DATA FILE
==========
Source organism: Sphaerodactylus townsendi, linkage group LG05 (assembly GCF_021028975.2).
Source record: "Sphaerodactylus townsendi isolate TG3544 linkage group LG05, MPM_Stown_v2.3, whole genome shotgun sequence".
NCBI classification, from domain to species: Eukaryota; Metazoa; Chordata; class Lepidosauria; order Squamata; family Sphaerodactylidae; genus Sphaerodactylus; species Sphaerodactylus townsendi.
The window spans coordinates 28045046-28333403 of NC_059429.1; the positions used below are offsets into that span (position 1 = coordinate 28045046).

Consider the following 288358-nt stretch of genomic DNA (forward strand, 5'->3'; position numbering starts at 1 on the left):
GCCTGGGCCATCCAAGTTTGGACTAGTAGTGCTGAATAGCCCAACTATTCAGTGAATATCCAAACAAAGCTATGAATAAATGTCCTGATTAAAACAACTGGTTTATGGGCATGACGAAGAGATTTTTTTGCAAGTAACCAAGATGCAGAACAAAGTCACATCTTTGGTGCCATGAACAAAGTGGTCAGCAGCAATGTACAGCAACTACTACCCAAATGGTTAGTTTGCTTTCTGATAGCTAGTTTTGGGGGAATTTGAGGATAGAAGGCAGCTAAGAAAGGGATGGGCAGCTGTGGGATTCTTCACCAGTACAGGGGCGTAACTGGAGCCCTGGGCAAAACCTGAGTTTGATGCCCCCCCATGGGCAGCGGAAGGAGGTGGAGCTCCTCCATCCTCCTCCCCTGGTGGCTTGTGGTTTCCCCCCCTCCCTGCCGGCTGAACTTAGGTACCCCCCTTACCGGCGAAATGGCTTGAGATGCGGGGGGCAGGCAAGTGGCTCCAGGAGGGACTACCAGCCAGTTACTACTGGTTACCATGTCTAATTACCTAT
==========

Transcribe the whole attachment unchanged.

Source organism: Sphaerodactylus townsendi, linkage group LG05 (assembly GCF_021028975.2).
Source record: "Sphaerodactylus townsendi isolate TG3544 linkage group LG05, MPM_Stown_v2.3, whole genome shotgun sequence".
NCBI classification, from domain to species: Eukaryota; Metazoa; Chordata; class Lepidosauria; order Squamata; family Sphaerodactylidae; genus Sphaerodactylus; species Sphaerodactylus townsendi.
The window spans coordinates 28045046-28333403 of NC_059429.1; the positions used below are offsets into that span (position 1 = coordinate 28045046).

Consider the following 288358-nt stretch of genomic DNA (forward strand, 5'->3'; position numbering starts at 1 on the left):
GCCTGGGCCATCCAAGTTTGGACTAGTAGTGCTGAATAGCCCAACTATTCAGTGAATATCCAAACAAAGCTATGAATAAATGTCCTGATTAAAACAACTGGTTTATGGGCATGACGAAGAGATTTTTTTGCAAGTAACCAAGATGCAGAACAAAGTCACATCTTTGGTGCCATGAACAAAGTGGTCAGCAGCAATGTACAGCAACTACTACCCAAATGGTTAGTTTGCTTTCTGATAGCTAGTTTTGGGGGAATTTGAGGATAGAAGGCAGCTAAGAAAGGGATGGGCAGCTGTGGGATTCTTCACCAGTACAGGGGCGTAACTGGAGCCCTGGGCAAAACCTGAGTTTGATGCCCCCCCATGGGCAGCGGAAGGAGGTGGAGCTCCTCCATCCTCCTCCCCTGGTGGCTTGTGGTTTCCCCCCCTCCCTGCCGGCTGAACTTAGGTACCCCCCTTACCGGCGAAATGGCTTGAGATGCGGGGGGCAGGCAAGTGGCTCCAGGAGGGACTACCAGCCAGTTACTACTGGTTACCATGTCTAATTACCTAT